Sean D'Souza on Storytelling: Three Core Elements
In "The 3 Core Elements of Good Storytelling," Sean D'Souza offers good advice to novice writers. He begins with the basics of storytelling:
If we examine the Cinderella story closely we see three basic elements:Whether or not that's the case, I think that D'Souza is generally right, as we see:
- The sequenceI argue that these same elements exist in every great story
- The suspense
-The roller coaster
Let's take a look at each of these three elements in the Cinderella story, and see how you can use them to your advantage:D'Souza now asks you to check your story (apparently, you've written one):
1. The sequence:There's a sequence of events building into each other here. But a good story must have some drama, some suspense.
We have the daughter who's mistreated and made to do menial work in the kitchen.
Then there're the other daughters romping about, having a great old time, doing what spoiled daughters do. These ladies fancy their romantic and social climbing chances with the prince.
But things don't go their way, and in turn, Cindy manages to get a fairy godmother. And blah, blah, blah.
2. The suspense:What on earth is happening? What's with this girl? Is she just going to be a loser? Yup, that's all suspense.
Cinderella's mother dies and she's doomed to sleeping near the fireplace (which is how she gets the name, Cinderella).
But the fairy godmother appears from the blue - and suspense builds, because now Cinderella has a chance like everyone else. Will she make it? Won't she?
She does. And then, just as Cindy's hitting it off with the Prince, the clock goes nuts and her life is miserable once more.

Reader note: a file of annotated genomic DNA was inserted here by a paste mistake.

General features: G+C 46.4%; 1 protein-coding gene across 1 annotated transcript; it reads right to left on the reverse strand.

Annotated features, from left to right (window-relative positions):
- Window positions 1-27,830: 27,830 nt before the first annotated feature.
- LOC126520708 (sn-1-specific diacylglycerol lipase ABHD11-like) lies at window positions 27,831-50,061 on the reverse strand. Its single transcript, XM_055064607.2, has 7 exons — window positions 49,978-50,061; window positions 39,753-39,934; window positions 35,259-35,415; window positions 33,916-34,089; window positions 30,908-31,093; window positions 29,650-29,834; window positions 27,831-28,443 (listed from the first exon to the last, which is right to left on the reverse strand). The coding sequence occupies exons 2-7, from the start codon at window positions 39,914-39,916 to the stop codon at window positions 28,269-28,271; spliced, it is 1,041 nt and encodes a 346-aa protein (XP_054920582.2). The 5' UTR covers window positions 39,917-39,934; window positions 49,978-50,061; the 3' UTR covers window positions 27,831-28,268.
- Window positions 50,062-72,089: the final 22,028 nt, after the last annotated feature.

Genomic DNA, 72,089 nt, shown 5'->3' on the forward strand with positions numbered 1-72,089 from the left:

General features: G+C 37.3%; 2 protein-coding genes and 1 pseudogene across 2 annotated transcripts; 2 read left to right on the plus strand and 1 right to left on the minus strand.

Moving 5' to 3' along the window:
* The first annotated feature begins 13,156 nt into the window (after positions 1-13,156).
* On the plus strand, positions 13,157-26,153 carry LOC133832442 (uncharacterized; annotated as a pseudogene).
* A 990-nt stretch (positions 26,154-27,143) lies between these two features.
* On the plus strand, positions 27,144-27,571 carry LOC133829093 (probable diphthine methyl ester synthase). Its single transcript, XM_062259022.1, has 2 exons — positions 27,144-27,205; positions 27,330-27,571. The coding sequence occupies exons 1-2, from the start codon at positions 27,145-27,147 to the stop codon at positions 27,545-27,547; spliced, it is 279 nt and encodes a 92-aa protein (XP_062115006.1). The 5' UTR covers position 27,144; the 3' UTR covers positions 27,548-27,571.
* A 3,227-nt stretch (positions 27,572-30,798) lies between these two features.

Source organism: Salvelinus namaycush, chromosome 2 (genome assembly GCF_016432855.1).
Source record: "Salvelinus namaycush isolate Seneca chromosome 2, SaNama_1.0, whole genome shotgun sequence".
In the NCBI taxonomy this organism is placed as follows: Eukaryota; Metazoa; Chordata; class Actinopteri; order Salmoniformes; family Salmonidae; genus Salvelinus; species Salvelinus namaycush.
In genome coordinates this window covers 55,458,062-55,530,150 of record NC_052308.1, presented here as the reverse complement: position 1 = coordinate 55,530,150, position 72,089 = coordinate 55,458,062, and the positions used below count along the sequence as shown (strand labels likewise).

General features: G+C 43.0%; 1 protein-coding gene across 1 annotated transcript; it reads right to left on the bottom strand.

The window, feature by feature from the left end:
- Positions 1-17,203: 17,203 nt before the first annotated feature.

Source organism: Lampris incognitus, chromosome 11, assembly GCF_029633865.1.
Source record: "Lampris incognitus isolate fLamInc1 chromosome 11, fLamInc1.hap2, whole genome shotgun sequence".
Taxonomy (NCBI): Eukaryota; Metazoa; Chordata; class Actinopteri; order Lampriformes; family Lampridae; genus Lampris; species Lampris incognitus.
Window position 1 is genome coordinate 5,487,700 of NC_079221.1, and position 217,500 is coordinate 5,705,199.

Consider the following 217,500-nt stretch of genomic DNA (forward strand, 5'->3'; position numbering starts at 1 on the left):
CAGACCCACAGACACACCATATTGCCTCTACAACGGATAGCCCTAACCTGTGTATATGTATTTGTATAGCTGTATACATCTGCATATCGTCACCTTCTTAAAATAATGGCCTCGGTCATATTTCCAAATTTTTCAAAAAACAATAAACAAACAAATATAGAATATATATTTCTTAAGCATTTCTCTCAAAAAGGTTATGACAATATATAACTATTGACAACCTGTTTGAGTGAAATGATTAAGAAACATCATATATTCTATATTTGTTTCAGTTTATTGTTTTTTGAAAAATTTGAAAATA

3. The roller coasterCinderella's fortunes seem to bounce up and down, which keeps the interest in the story.
Good times, then bad. Then good, then bad.
Your story doesn't have to swing wildly, but it helps to have contrast, because contrast changes the pace of the story.
So, just as things are really yucky, along comes the knight in shining armour.
Or, just as things are looking great, an avian flu threatens to kill the entire population.
Every piece of story content you write must have a clear sequence, because without sequence a story has no meaning.I think D'Souza's offered some good advice on basic storytelling. Recounting a tale takes more than a mere sequence of events. The reader needs to be held in suspense. And as I think about this, I see that the roller coaster element itself builds suspense, even bringing the suspense to a climax.
But what about suspense? You have to insert a certain amount of suspense. It's always there in your story, but when you insert a 'what the heck is happening' factor, you instantly build suspense.
And finally there's the roller coaster. If your story has been coasting with the fairies for a while, then it's time to bring out the ogres - and vice versa.